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Preemptive strikes

Posted October. 18, 2022 07:36,   

Updated October. 18, 2022 07:36


Countless wars broke out in the 20th century. Some wars were based on great and innovative tactics, while some were mere ludicrous conflicts. Among them is a six-day war in 1967, which was led by Egypt and Syria joining forces with Jordan, Lebanon and Iraq to attack Israel. It ended in six days with the Israeli victory. Egypt, which the Arabs believed to have the strongest forces, yielded after just three days since the outbreak of war.

Egypt’s absurd defeat was decisively attributable to the Israeli air force’s preemptive strike that devastated all of Egypt’s air power through air attacks on all of Israel’s air bases. The Sinai Peninsula is a place that has no place to avoid or hide from air strikes. Israel’s fighter jets that entirely dominated the air battle attacked the Egyptian tanks, vehicles, and soldiers without merci that were helplessly exposed to the raid in the Sinai desert. Israel’s victory was indeed a fruitful result of the efforts and tactics of the air force and pilots of Israel, but as with all dramatic victories in history, it might have been impossible without Egypt’s “help” as one might put it.

Being conscious of international perceptions, Egypt wanted to justify its defeat by saying that Israel launched a preemptive strike. In fact, Israel made a poor calculation that a preemptive strike might damage only around 20 percent of its air forces. Moreover, even though the country braced itself up for a war, Egypt did not give approval for its preemptive air strike. Ironically, in the Yom Kippur War in 1973, the Israelis almost lost their country after it allowed a preemptive strike by Egypt for the same reason.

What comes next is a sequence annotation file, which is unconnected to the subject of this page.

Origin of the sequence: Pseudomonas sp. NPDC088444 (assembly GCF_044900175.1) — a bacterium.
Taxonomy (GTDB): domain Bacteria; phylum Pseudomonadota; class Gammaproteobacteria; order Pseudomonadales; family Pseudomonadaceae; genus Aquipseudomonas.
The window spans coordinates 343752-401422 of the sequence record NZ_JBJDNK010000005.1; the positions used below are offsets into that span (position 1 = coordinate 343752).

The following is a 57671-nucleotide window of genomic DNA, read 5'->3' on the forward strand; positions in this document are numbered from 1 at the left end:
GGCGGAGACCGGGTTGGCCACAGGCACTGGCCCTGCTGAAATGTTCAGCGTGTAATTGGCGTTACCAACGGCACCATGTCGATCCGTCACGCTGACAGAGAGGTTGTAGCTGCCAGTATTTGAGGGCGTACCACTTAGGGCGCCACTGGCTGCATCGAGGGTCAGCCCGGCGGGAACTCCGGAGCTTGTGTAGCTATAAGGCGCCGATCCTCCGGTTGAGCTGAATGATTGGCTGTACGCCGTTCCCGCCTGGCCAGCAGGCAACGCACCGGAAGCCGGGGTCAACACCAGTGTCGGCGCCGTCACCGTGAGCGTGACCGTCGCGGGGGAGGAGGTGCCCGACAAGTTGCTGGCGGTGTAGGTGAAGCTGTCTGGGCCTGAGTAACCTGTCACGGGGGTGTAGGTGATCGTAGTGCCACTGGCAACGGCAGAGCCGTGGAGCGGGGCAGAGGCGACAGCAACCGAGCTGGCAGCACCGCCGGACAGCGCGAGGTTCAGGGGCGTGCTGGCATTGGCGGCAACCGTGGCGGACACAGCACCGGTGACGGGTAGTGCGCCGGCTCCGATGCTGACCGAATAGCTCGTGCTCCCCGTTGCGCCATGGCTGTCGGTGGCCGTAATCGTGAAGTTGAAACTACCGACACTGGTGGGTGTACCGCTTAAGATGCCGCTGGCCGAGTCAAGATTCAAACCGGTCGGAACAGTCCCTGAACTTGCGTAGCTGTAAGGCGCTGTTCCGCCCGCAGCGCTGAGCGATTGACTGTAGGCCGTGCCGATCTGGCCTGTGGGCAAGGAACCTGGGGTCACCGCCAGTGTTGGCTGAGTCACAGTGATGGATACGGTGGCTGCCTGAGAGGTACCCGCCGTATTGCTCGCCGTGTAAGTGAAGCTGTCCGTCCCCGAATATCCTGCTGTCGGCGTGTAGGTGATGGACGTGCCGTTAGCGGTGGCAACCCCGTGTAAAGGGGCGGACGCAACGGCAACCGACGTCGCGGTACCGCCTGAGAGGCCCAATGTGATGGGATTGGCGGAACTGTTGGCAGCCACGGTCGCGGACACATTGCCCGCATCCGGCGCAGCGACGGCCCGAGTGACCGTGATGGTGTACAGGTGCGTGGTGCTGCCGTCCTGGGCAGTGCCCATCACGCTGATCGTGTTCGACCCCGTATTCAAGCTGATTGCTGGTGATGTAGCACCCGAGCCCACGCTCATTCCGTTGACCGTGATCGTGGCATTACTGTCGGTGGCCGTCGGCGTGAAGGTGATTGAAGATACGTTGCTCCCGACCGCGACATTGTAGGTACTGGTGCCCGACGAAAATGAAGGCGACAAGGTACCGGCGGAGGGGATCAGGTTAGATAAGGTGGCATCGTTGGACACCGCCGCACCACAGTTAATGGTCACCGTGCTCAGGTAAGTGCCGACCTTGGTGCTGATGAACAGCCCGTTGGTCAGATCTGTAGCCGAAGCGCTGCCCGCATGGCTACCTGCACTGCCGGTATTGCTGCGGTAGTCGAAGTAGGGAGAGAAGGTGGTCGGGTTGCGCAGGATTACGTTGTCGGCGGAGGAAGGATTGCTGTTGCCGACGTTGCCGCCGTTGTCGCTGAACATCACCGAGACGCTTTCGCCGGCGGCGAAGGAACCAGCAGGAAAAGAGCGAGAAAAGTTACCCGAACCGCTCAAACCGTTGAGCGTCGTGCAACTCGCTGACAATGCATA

In the modern era, where it is difficult to turn a deaf ear to international opinions, preemptive strikes can easily become a ground for accountability for war crimes. It may be the case when a preemptive attack was launched while the counterpart doesn’t have any intention to attack or is putting efforts to find a peaceful solution. However, in a case when war is inevitable, asking who fired first may be a stupid question.

A war of aggression is not all about attacks, and a defensive war does not just involve defense. Armed forces should be skilled at both attack and defense, and only then a country can have a defensive war. All wars must be prevented, but the most effective way to avoid one is to not let the other win.